My toes dug into the well-padded forest green carpet that extended the length of the bathroom as I reached with shaking hands towards the towel rack to pull my purple bath sheet down to cover my nakedness.

My legs spasmed out. I pulled them tight into myself in a fetal position trying without success to control the jerking.

The next spasm nearly kneed me in my naked chest. My undergarments had been discarded at the base of the toilet when my stomach began to spasm uncontrollably.

I was one colossal spasm. I cried.

I prayed for it to stop.

Pain previously unimaginable seemed to take over my body. Struggling to contain my shivering, I closed my eyes and prayed once again that the pain in my lower abdomen would stop. Once the spasms slowed, I crawled the short distance from the master bathroom of the single-wide trailer into my bed where I continued to shiver and shake.

It was August 2009. I was experiencing the results of physical dependence on an opioid medication that had become unavailable to me after my physician discharged me without notice. I was experiencing what I had feared for more than seven years: I was in withdrawal.

Seven years before, in late autumn 2002, I visited my family doctor for continuing pelvic pain six months after my third bladder surgery. My urologist had discharged me with a mysterious malady by the name of "interstitial cystitis" as a diagnosis, but no one seemed to know exactly what it was.

My family doctor had been prescribing a large number of generic Vicodin every month in an attempt to control my continuing pelvic pain. They didn't help my IBS. My irritable bowel didn't make my bladder happy either. The sleep that the combination of opioids, antidepressants, anti-anxiety medication brought was fitful and I was waking several times a night not only to use the bathroom (another symptom of interstitial cystitis) but also to take pain medication.

After months of very little sleep, I went to see my doctor. She suggested a pain medication I wouldn't have to consciously take continually. My family doctor assured me of minimal side-effects. I had no idea; then my body was beginning a seven-year dependence on the most powerful opioid prescribed. That medication was Duragesic, a brand name of fentanyl.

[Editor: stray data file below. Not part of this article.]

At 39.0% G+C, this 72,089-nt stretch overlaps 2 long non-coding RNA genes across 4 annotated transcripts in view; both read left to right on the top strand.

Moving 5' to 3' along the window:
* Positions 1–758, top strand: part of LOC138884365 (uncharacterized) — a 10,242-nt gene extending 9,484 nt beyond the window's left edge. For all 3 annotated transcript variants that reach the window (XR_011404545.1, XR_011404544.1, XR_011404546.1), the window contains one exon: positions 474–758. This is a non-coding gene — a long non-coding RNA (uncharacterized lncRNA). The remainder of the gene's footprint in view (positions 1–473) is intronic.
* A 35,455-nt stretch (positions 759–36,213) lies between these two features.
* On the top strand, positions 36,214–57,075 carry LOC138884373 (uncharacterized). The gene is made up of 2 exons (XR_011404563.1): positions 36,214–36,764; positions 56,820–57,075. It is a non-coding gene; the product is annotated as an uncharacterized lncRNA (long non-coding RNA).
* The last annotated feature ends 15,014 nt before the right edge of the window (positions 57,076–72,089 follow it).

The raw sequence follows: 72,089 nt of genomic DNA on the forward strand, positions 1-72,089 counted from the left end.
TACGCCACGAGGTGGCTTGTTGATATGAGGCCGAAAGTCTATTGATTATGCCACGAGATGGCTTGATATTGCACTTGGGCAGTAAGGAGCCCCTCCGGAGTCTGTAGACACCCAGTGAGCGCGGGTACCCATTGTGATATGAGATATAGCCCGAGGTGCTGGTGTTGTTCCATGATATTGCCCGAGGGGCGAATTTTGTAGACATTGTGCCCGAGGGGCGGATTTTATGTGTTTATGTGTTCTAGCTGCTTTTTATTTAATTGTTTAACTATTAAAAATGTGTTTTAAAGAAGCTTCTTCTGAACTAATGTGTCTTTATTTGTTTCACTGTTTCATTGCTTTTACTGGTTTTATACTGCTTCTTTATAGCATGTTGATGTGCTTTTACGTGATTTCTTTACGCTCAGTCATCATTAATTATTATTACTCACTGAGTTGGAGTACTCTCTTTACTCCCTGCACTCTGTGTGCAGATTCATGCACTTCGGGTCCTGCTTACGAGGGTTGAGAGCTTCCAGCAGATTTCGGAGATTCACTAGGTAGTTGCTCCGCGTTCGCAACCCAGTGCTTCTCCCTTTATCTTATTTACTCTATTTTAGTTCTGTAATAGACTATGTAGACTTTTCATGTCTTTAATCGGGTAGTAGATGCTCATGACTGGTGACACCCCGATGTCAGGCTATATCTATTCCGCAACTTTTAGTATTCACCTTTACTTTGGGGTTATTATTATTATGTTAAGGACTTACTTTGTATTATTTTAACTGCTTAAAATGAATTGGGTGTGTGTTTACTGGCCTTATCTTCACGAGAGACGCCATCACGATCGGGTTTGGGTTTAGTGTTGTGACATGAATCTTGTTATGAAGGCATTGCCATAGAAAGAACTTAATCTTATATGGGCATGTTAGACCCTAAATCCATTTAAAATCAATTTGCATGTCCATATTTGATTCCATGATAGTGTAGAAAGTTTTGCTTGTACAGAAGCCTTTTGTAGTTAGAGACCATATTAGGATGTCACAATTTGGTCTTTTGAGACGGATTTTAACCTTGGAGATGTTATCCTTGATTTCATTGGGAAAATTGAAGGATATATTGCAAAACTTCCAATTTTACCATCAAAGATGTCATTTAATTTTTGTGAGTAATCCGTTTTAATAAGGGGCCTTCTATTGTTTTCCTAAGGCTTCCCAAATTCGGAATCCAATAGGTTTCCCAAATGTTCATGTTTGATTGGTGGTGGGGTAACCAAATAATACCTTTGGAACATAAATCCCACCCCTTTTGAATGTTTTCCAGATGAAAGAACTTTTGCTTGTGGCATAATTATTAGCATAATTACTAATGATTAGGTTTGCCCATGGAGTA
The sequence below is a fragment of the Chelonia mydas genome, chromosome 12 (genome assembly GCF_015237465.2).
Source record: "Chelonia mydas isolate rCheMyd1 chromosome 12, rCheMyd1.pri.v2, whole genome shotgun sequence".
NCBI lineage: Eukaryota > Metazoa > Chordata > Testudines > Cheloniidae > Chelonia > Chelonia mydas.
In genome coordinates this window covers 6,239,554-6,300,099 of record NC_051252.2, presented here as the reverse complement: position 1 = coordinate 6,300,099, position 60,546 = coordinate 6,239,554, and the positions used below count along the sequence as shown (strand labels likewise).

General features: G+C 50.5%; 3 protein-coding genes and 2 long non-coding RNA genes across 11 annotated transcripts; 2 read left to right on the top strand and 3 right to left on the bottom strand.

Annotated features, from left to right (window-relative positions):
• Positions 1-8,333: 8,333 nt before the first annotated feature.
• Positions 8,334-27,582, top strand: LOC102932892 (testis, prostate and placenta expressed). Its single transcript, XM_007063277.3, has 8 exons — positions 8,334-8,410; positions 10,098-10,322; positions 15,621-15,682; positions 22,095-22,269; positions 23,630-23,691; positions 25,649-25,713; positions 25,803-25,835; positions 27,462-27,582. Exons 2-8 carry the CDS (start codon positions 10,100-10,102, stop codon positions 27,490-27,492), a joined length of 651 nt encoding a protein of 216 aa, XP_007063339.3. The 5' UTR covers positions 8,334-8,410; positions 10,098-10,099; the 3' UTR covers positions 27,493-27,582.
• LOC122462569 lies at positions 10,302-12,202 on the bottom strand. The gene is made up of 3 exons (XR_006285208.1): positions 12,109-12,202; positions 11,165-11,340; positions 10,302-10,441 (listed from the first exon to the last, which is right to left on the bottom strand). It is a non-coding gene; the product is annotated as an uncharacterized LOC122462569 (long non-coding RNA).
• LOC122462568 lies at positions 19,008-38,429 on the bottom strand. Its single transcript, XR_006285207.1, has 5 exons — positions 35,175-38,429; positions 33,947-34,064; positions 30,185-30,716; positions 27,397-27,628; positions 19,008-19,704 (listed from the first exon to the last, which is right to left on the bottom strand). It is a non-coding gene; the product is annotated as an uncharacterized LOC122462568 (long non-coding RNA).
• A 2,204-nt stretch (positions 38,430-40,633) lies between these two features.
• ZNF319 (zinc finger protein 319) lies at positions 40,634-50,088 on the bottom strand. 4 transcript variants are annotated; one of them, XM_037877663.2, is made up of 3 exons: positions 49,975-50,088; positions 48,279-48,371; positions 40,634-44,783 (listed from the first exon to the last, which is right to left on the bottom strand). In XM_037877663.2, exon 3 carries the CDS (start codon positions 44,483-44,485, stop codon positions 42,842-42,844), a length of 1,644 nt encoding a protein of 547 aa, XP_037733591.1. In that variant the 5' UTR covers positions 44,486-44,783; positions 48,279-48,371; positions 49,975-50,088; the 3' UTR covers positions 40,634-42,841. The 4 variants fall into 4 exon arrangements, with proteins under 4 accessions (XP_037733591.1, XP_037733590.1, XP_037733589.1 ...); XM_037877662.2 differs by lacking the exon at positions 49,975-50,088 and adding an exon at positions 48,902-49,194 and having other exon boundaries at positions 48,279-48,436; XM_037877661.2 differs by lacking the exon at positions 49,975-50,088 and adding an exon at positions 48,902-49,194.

I wanted relief from pain, but even with the patch I changed every three days it was necessary to take Vicodin as a "breakthrough pain" medication. Breakthrough pain means that extreme discomfort that is felt even when using a medication for a chronic or somewhat 'stable' level of pain. When Vicodin damaged my inner ears, I was changed to Percocet.

With each increase in dosage, I became more frustrated and more irritable. My mood changes necessitated the addition of antidepressants. Then anti-anxiety medications and additional antidepressants were prescribed to assist with sleep. In 2008, when my daughter graduated from high school, I was taking 19 different prescribed pills and one patch every day. Most of the pills were for the side-effects of the patches or other pills.

Most of my life I had wanted to be a doctor. When I was a child, I wanted to be a James Herriott. When I became a mom at 17, then again at 19, I settled on the one medical job I could train for without a waiting list at my local community college: Medical Assistant. Medical research became a hobby when chronic illnesses hit my oldest son and husband. I respected the medical field; I was comfortable there. I had worked in both of the local hospitals and for a local doctor before life circumstances necessitated me retraining in the computer programming field.

I worked for the State of Washington as a programmer for seven years before the pain in my lower abdomen became the focus of my existence. My life had been reduced to living in my bed and in the bathroom. I stared at a television playing reruns of shows I used to enjoy, now checked out by the season from the library. A sad nostalgia I shared with the shows. I prayed daily for it to end. Then a friend asked me if I had ever tried 'pot' for my pain.

I responded I didn't believe in medical marijuana. "They're just using it as an excuse to get high. Not that I don't think cancer patients should get high as much as they want." I joked, not having a clue how misinformed I was.

My friend frankly pointed out I had already lost what I had previously thought of as a life. I had become disabled from the brain changes the fentanyl caused. I was angry all the time. I yelled at my teenagers and husband in my frustration as my teenage son took over dinner preparation. I lived in bed. I had no more life left.

(Continued with part 2 here)